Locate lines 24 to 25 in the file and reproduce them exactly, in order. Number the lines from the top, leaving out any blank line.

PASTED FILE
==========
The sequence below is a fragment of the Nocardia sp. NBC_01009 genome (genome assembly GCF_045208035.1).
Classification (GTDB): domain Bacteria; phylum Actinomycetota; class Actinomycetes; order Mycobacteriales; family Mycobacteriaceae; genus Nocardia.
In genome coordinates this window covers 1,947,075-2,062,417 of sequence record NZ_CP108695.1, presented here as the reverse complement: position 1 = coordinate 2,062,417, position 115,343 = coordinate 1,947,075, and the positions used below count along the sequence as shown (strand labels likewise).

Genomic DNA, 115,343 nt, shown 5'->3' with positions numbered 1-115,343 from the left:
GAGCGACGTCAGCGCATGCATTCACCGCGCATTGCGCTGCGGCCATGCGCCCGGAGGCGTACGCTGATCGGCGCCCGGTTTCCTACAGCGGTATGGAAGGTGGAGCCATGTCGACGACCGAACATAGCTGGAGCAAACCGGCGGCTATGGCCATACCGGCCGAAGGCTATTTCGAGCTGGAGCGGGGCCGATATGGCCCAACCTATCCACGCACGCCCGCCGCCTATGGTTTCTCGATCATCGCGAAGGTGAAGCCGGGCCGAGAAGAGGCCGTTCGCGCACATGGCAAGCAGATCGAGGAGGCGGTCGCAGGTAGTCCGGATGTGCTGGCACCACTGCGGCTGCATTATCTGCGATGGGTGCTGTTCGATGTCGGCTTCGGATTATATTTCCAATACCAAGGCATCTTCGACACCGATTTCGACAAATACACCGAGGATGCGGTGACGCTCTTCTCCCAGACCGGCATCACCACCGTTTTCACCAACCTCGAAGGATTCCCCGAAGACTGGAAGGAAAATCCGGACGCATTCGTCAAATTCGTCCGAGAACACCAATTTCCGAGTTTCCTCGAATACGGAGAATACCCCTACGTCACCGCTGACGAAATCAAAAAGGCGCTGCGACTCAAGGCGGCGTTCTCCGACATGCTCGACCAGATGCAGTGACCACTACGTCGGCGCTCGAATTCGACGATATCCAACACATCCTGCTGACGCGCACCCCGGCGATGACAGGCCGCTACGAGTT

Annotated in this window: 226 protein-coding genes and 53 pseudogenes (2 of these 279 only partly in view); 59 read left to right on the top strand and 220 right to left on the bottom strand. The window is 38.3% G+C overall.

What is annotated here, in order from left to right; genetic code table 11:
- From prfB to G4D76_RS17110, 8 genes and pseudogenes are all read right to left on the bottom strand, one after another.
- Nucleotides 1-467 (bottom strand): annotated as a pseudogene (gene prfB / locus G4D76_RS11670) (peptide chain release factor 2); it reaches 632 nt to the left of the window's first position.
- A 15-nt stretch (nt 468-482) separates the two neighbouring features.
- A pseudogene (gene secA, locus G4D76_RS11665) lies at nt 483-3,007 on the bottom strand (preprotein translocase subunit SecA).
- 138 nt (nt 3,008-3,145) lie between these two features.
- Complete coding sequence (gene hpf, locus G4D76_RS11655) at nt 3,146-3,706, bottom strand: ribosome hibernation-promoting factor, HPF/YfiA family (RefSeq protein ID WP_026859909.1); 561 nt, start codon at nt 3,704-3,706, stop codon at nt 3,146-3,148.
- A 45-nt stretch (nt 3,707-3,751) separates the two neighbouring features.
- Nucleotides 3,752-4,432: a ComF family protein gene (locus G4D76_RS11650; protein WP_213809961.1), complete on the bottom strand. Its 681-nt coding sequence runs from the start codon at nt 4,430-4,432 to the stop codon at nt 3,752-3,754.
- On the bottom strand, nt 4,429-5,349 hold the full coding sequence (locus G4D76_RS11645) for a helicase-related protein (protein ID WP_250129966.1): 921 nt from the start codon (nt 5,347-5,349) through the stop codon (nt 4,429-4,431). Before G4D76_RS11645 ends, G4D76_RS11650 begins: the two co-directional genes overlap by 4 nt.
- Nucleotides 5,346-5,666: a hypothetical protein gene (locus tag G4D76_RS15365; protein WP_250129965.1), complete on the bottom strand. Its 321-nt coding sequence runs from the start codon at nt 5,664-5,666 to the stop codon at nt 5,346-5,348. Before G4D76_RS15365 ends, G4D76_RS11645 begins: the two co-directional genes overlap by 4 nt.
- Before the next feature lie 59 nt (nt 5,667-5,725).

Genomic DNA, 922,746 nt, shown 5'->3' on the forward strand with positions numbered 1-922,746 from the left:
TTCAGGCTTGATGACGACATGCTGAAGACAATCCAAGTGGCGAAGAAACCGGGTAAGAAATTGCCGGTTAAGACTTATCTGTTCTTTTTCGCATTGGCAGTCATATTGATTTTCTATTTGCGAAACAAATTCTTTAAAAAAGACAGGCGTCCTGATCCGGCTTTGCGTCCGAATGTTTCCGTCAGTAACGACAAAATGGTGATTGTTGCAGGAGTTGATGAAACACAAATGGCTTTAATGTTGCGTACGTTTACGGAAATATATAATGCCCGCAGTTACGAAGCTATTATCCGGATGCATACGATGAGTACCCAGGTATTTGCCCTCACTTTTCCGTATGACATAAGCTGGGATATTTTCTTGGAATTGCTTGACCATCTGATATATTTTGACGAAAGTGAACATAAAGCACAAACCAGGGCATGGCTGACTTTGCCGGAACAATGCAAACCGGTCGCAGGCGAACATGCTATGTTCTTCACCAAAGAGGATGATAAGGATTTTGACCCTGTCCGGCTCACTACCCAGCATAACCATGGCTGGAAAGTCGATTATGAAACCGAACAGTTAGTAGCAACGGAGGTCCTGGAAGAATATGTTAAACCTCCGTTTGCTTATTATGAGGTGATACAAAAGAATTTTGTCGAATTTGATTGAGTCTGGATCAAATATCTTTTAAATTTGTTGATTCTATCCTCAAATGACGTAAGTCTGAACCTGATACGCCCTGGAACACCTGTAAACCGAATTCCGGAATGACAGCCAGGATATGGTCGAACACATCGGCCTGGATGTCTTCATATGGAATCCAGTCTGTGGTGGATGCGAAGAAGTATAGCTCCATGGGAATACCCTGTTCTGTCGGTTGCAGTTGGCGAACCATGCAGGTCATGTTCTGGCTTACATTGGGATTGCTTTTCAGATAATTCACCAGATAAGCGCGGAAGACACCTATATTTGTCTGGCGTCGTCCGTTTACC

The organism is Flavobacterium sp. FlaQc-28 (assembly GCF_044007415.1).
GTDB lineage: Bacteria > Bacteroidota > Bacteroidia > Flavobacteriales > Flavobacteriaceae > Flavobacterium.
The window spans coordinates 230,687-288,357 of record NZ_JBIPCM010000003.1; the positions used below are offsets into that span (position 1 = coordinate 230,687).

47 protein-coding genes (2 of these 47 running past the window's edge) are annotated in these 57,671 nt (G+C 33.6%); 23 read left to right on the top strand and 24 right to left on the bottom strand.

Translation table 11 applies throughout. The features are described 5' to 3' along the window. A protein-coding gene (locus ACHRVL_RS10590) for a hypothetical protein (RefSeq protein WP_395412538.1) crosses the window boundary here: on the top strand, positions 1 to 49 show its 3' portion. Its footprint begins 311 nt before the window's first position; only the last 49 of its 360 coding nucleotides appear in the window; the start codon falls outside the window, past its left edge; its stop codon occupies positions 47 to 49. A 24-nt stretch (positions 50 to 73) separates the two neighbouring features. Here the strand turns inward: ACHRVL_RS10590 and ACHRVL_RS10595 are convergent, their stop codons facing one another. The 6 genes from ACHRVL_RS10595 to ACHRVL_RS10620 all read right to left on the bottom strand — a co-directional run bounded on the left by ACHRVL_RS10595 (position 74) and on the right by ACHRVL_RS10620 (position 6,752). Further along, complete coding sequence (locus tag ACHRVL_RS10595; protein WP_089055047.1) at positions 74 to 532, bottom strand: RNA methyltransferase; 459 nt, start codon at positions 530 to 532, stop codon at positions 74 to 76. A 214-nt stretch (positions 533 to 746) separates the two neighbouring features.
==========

47 protein-coding genes (2 of these 47 running past the window's edge) are annotated in these 57,671 nt (G+C 33.6%); 23 read left to right on the top strand and 24 right to left on the bottom strand.

Translation table 11 applies throughout. The features are described 5' to 3' along the window. A protein-coding gene (locus ACHRVL_RS10590) for a hypothetical protein (RefSeq protein WP_395412538.1) crosses the window boundary here: on the top strand, positions 1 to 49 show its 3' portion. Its footprint begins 311 nt before the window's first position; only the last 49 of its 360 coding nucleotides appear in the window; the start codon falls outside the window, past its left edge; its stop codon occupies positions 47 to 49. A 24-nt stretch (positions 50 to 73) separates the two neighbouring features. Here the strand turns inward: ACHRVL_RS10590 and ACHRVL_RS10595 are convergent, their stop codons facing one another. The 6 genes from ACHRVL_RS10595 to ACHRVL_RS10620 all read right to left on the bottom strand — a co-directional run bounded on the left by ACHRVL_RS10595 (position 74) and on the right by ACHRVL_RS10620 (position 6,752). Further along, complete coding sequence (locus tag ACHRVL_RS10595; protein WP_089055047.1) at positions 74 to 532, bottom strand: RNA methyltransferase; 459 nt, start codon at positions 530 to 532, stop codon at positions 74 to 76. A 214-nt stretch (positions 533 to 746) separates the two neighbouring features.